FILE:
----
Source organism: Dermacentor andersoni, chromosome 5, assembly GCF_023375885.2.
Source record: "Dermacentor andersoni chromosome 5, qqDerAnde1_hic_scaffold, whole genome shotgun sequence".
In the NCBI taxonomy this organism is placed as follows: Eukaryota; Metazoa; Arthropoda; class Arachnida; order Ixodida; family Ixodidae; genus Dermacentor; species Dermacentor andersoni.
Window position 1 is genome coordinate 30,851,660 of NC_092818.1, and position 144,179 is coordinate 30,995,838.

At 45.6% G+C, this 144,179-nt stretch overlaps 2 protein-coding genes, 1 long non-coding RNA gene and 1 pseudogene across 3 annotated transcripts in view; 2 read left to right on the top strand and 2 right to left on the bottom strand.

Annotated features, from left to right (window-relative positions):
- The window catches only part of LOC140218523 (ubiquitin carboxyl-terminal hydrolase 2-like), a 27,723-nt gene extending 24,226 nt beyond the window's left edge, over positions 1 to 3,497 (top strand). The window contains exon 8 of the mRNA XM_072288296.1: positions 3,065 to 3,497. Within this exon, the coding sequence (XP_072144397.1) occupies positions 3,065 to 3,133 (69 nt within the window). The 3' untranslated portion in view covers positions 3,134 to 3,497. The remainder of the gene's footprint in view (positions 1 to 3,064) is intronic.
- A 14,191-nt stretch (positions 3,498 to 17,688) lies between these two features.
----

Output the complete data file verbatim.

Source organism: Dermacentor andersoni, chromosome 5, assembly GCF_023375885.2.
Source record: "Dermacentor andersoni chromosome 5, qqDerAnde1_hic_scaffold, whole genome shotgun sequence".
In the NCBI taxonomy this organism is placed as follows: Eukaryota; Metazoa; Arthropoda; class Arachnida; order Ixodida; family Ixodidae; genus Dermacentor; species Dermacentor andersoni.
Window position 1 is genome coordinate 30,851,660 of NC_092818.1, and position 144,179 is coordinate 30,995,838.

At 45.6% G+C, this 144,179-nt stretch overlaps 2 protein-coding genes, 1 long non-coding RNA gene and 1 pseudogene across 3 annotated transcripts in view; 2 read left to right on the top strand and 2 right to left on the bottom strand.

Annotated features, from left to right (window-relative positions):
- The window catches only part of LOC140218523 (ubiquitin carboxyl-terminal hydrolase 2-like), a 27,723-nt gene extending 24,226 nt beyond the window's left edge, over positions 1 to 3,497 (top strand). The window contains exon 8 of the mRNA XM_072288296.1: positions 3,065 to 3,497. Within this exon, the coding sequence (XP_072144397.1) occupies positions 3,065 to 3,133 (69 nt within the window). The 3' untranslated portion in view covers positions 3,134 to 3,497. The remainder of the gene's footprint in view (positions 1 to 3,064) is intronic.
- A 14,191-nt stretch (positions 3,498 to 17,688) lies between these two features.